In the end, I feel, my struggles have been pointless.
Or at least that’s how it feels in the middle of this dark night.
One woman tells me her women’s group has discussed me and decided it would be alright if I attend. It feels like being invited to be the exhibit, and the idea that somehow, an open women’s group feels they have the right to decide if transwomen are woman enough to attend, well, that feels creepy. Then again, most women grow up looking for the validation of other women, so maybe this is just another normal I have resisted.
I was aggressively challenged at a trans gathering, called a drag queen by a gay man, and my father told me that the gimmick I got him to have an unlimited phone in the hotel room is just crazy, crazy.
And, as always, I feel like my only support is talking into this can, which helps me think things through — why else would I be doing this at 3 A.M.? — but also feels empty and alone. I know that I am a great writer, but I also know that there are much better authors out there, people who have gotten their voice out there in ways I never have.
There are the good moments. I chased around looking for a working Coca-Cola fountain, and after three failures, the one that worked was in a shop managed by the woman who used to manage my local. She called me ma’am twice and smiled, with those goofy-pretty white/pink nails, and it felt good and safe and affirming.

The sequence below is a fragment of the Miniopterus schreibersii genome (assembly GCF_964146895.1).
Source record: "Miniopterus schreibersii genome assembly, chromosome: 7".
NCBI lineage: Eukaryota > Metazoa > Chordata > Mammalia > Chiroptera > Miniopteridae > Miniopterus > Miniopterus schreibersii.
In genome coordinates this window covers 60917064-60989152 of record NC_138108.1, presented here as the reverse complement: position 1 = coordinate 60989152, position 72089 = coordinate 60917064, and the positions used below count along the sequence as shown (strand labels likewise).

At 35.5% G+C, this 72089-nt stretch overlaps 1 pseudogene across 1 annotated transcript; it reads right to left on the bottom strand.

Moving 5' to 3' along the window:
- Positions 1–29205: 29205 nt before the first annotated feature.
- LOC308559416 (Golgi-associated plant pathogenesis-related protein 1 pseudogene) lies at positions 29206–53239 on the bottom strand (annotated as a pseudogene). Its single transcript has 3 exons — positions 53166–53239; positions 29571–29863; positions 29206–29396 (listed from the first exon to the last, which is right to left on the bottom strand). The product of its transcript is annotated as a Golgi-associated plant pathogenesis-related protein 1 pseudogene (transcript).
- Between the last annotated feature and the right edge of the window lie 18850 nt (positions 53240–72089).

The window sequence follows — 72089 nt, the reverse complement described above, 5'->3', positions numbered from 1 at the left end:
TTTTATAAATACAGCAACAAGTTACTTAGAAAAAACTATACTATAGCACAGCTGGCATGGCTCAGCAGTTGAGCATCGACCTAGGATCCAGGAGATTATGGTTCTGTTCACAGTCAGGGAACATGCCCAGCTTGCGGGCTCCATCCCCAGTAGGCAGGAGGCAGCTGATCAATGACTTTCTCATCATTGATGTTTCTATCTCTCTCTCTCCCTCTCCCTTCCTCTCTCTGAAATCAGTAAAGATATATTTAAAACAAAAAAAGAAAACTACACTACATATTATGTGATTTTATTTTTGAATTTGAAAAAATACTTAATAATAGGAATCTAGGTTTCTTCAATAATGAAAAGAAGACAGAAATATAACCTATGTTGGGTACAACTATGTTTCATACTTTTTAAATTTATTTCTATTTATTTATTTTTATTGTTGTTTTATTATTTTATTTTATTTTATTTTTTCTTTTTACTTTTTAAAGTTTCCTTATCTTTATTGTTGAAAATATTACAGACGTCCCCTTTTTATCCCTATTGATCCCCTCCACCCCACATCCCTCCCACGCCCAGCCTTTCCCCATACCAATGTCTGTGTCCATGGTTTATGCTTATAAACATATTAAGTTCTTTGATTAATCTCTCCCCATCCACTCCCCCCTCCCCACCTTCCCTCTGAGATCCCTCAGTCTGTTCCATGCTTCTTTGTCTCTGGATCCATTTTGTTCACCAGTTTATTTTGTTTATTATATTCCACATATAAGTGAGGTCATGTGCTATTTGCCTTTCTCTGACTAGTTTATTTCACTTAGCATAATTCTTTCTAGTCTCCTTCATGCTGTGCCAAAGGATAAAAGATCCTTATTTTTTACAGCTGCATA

Even the astoundingly beautiful Candis Cayne walks in this world identified as trans, and that means identified by some as a man, by some as a drag queen, by some as not a real woman.
I remember some gimcrack show on A&E, where a British production company had volunteers cross gender. Of course, while they sold the show on walking in the world as a woman or man, the participants actually walked in the world as trannys, but no one wanted to talk about those issues, because that was too, well, not mainstream.
Walking in the world as visibly trans. Pointless.
Well, there may be a point, I’ll cede you that. But a piffle, a drop in a vast sea.
I had to tell someone who thought I was smart and had leadership that since he promises better passing that I am not useful to him. Being visibly trans is not what his clients want, rather it is what they want to avoid by using his services.
Heck, being visibly trans is, in many ways, what I want to avoid too. It’s just that after twenty years, well, I’m a bit too gimlet eyed. Makes my writing interesting, if not very engaging.
Got a movie on. One of those chick flicks where women fall in relationships, with partners, with other women, with each other. It seems so sweet and it seems so separate from me. I know how to love, but no one has ever helped me learn how to be loved, and that seems isolated from me, as if I am on the other side of the glass.
It’s raining outside. Has been for a couple of days now. Spring showers, fertility from the shy, warm and most, opening up the buds.
But me, well, it’s a tough night were I feel pointless.